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Judi Lynn

(161,041 posts)
Sun Nov 1, 2020, 12:03 PM Nov 2020

Secrets of the ice: unlocking a melting time capsule [View all]

Mike Power
Sun 1 Nov 2020 04.30 EST

Back in August 2018, archaeologists William Taylor and Nick Jarman were scrambling around a snowy, scree-strewn slope in the Altai mountains in northwest Mongolia at the end of an exhausting day. A few hundred metres above Jarman, Taylor and his colleagues were surveying the site, a disappearing ice field that local reindeer herders said had not melted in living memory. Now, each summer, it disappears almost completely.

Taylor looked down the mountain and saw his methodical colleague dancing and hollering, hopping from rock to rock. Thinking he was injured, Taylor headed down the mountain.

“Every time people hear you’re an archaeologist, they want to know the best thing you’ve ever found,” says Jarman, who like his colleague is an assistant professor and curator of archaeology at the University of Colorado Museum of Natural History. “I knew what I had found rewrote all those anecdotes.”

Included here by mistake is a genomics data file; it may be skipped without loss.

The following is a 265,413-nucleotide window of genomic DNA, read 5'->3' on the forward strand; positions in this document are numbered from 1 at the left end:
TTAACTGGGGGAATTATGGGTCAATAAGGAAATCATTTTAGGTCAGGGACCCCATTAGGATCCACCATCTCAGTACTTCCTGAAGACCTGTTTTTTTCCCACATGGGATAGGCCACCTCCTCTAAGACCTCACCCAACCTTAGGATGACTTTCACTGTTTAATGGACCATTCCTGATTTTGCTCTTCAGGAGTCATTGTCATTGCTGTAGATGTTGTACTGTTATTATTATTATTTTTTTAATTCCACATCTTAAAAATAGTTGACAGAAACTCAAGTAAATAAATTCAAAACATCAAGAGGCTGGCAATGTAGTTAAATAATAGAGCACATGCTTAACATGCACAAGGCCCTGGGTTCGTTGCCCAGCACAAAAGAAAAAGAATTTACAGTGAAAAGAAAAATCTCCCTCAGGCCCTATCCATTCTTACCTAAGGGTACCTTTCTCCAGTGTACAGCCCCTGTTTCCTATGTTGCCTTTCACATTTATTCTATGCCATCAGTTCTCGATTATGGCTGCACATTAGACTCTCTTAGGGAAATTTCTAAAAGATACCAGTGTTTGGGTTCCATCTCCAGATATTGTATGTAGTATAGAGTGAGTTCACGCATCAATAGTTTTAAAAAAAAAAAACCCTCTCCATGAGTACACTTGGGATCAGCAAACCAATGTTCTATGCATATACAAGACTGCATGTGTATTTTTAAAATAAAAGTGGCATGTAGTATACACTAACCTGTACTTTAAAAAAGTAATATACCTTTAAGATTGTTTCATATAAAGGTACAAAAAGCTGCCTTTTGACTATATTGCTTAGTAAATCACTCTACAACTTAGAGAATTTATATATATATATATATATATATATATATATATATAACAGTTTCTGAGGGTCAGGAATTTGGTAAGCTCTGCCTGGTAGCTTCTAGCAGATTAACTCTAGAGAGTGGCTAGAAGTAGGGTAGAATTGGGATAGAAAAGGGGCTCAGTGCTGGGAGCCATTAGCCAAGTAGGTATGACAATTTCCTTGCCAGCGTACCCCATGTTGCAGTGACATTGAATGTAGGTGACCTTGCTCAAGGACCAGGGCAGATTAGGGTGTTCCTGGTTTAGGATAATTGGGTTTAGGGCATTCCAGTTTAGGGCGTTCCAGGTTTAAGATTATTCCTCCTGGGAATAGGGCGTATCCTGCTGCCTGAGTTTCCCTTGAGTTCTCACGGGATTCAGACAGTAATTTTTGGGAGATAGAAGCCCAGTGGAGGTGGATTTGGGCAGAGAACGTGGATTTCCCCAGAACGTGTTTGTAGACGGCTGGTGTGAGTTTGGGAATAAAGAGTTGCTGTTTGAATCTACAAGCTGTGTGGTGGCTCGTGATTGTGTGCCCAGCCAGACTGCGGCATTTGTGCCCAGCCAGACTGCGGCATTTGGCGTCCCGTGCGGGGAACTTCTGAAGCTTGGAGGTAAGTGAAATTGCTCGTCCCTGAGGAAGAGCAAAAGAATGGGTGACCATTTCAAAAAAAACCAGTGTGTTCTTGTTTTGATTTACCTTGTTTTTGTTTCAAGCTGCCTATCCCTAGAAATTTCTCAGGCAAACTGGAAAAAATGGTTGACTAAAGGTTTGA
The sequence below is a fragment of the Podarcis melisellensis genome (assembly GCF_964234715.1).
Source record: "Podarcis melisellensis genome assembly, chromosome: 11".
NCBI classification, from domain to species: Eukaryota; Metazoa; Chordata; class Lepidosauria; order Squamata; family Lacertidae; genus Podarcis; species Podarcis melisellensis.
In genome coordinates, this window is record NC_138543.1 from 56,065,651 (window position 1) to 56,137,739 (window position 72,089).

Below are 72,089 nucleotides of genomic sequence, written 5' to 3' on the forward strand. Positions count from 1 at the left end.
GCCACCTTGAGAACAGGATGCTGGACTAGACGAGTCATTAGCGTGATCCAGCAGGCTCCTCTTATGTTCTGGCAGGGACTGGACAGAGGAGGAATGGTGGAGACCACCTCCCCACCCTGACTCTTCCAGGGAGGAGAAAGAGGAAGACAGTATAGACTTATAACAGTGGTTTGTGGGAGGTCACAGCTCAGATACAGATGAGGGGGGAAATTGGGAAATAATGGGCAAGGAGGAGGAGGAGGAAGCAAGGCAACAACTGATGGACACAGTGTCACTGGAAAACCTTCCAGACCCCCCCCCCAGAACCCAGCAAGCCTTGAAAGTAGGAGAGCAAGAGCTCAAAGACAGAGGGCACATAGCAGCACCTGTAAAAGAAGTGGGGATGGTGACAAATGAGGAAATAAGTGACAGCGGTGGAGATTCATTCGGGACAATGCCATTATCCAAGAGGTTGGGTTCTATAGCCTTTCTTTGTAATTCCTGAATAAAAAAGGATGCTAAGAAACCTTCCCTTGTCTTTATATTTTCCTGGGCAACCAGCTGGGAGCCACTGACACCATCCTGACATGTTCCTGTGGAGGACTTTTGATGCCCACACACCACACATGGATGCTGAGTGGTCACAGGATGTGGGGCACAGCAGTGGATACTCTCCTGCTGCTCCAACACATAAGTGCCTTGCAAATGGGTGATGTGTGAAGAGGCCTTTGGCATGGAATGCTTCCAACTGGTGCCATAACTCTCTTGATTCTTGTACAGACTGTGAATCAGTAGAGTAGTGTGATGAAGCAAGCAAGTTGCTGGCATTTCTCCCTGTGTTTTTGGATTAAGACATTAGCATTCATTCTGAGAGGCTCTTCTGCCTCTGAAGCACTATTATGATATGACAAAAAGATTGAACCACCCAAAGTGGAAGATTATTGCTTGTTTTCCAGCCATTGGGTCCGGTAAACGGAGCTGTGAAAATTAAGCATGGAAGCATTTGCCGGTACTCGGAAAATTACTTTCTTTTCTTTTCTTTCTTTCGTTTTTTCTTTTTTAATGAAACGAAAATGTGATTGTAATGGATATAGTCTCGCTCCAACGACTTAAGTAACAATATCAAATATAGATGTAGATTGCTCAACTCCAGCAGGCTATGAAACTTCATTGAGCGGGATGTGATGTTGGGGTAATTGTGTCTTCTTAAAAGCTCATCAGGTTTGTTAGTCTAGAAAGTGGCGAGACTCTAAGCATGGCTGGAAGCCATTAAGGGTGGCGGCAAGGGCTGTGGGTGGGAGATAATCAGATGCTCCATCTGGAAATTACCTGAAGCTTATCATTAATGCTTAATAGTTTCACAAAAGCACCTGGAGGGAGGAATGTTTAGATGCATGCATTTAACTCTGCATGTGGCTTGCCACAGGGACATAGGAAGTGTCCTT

There, in crumbling snow, was a perfectly preserved arrow shaft. It was delicately decorated with ochre markings, its carving and features completely protected by the ice even though it was 3,000 years old. Normally, organic items such as this are destroyed by exposure. Jarman instantly found a piece of another arrow shaft. “You can feel when you’re in a hotspot – where everything has come together to allow stuff to be preserved,” he says.


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